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Longitudinal changes in heart rate after participating in the Groningen Active Living Model (GALM) recreational sports programme. / de Jong, Johan; Lemmink, Koen; Scherder, Erik; Stewart, Roy; King, Abby C.

In: Journal of sports sciences, Vol. 27, No. 9, 2009, p. 975.

Research output: Contribution to journalArticleAcademicpeer-review

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T1 - Longitudinal changes in heart rate after participating in the Groningen Active Living Model (GALM) recreational sports programme

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AU - Lemmink, Koen

AU - Scherder, Erik

AU - Stewart, Roy

AU - King, Abby C.

N1 - References.

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N2 - The aim of this study was to investigate changes in heart rate during submaximal exercise as an index of cardiovascular function in older adults participating in the Groningen Active Living Model recreational sports programme who were sedentary or underactive at baseline. A repeated measurement design was conducted; 151 participants were included, providing 398 heart rate files over a period of 18 months. Multi-level analyses were conducted; growth and final models were developed. Significant decreases in mean heart rate over time were observed for all walking speeds. The covariates of sex and body mass index (BMI) were significantly related to mean heart rate at each walking speed, except for BMI at 7 km/h. No significant relationships were observed between energy expenditure for recreational sports activities and leisure-time physical activities and mean heart rate, except for energy expenditure for leisure-time physical activities at 7 km/h. From baseline to December 2002, decreases in predicted mean heart rate were 5.5, 6.0, 10.0, and 9.0 beats/min at walking speeds of 4, 5, 6, and 7 km/h; relative decreases ranged from 5.1 to 7.4%. Significant decreases in heart rate observed during submaximal exercise reflected a potential increase in cardiovascular function after 18 months of participation in the Groningen Active Living Model recreational sports programme.DOI:10.1080/02640410903008749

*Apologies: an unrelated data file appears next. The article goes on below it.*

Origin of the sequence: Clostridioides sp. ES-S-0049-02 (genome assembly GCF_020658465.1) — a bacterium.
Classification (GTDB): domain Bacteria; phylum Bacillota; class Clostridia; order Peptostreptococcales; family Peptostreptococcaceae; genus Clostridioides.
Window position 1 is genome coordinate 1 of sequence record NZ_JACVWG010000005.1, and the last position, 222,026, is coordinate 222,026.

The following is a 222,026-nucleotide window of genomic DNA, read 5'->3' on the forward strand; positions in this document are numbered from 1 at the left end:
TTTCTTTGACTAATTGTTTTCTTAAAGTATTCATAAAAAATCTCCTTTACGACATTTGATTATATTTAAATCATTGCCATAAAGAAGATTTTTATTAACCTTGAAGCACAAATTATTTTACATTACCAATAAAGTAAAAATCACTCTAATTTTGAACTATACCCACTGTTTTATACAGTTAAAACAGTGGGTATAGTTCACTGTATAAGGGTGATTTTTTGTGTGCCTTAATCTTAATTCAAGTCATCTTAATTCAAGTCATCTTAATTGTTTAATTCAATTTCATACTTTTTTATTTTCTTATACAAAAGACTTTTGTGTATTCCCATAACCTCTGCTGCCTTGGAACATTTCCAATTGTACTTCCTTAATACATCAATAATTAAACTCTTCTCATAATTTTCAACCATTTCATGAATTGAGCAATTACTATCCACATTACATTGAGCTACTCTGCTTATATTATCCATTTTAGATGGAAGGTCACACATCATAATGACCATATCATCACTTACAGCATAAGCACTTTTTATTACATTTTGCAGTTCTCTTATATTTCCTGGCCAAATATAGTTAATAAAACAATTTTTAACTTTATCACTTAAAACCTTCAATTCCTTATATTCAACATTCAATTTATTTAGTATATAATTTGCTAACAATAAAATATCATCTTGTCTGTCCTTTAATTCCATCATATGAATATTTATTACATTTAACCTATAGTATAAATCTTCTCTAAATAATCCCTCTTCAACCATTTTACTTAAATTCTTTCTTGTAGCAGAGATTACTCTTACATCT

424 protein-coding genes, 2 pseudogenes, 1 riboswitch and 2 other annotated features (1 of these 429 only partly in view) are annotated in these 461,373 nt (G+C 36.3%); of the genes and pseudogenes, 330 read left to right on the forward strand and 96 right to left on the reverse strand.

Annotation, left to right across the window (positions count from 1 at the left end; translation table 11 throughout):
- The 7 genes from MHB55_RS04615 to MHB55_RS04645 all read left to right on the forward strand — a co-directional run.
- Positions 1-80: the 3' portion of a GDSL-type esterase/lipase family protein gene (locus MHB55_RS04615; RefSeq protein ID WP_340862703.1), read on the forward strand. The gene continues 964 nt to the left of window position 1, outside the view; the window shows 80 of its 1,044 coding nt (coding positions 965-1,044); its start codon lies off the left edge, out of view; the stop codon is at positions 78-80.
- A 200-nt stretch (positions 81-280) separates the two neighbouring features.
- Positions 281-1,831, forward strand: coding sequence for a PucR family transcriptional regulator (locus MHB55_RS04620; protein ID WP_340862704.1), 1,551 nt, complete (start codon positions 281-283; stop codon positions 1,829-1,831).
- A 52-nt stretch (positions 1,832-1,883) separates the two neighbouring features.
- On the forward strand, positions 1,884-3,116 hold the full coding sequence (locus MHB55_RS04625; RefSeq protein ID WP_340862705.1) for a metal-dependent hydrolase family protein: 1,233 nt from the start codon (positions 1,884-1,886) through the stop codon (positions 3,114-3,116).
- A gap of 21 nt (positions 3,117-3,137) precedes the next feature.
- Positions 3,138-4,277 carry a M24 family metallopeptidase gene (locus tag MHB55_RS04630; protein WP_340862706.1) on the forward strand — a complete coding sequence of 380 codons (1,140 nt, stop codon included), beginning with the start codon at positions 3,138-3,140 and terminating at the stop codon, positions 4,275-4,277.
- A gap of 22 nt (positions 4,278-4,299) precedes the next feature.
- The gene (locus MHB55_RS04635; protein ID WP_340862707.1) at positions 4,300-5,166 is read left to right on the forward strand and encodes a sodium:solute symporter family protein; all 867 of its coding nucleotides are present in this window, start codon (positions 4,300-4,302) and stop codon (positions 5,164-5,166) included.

AB - The aim of this study was to investigate changes in heart rate during submaximal exercise as an index of cardiovascular function in older adults participating in the Groningen Active Living Model recreational sports programme who were sedentary or underactive at baseline. A repeated measurement design was conducted; 151 participants were included, providing 398 heart rate files over a period of 18 months. Multi-level analyses were conducted; growth and final models were developed. Significant decreases in mean heart rate over time were observed for all walking speeds. The covariates of sex and body mass index (BMI) were significantly related to mean heart rate at each walking speed, except for BMI at 7 km/h. No significant relationships were observed between energy expenditure for recreational sports activities and leisure-time physical activities and mean heart rate, except for energy expenditure for leisure-time physical activities at 7 km/h. From baseline to December 2002, decreases in predicted mean heart rate were 5.5, 6.0, 10.0, and 9.0 beats/min at walking speeds of 4, 5, 6, and 7 km/h; relative decreases ranged from 5.1 to 7.4%. Significant decreases in heart rate observed during submaximal exercise reflected a potential increase in cardiovascular function after 18 months of participation in the Groningen Active Living Model recreational sports programme.DOI:10.1080/02640410903008749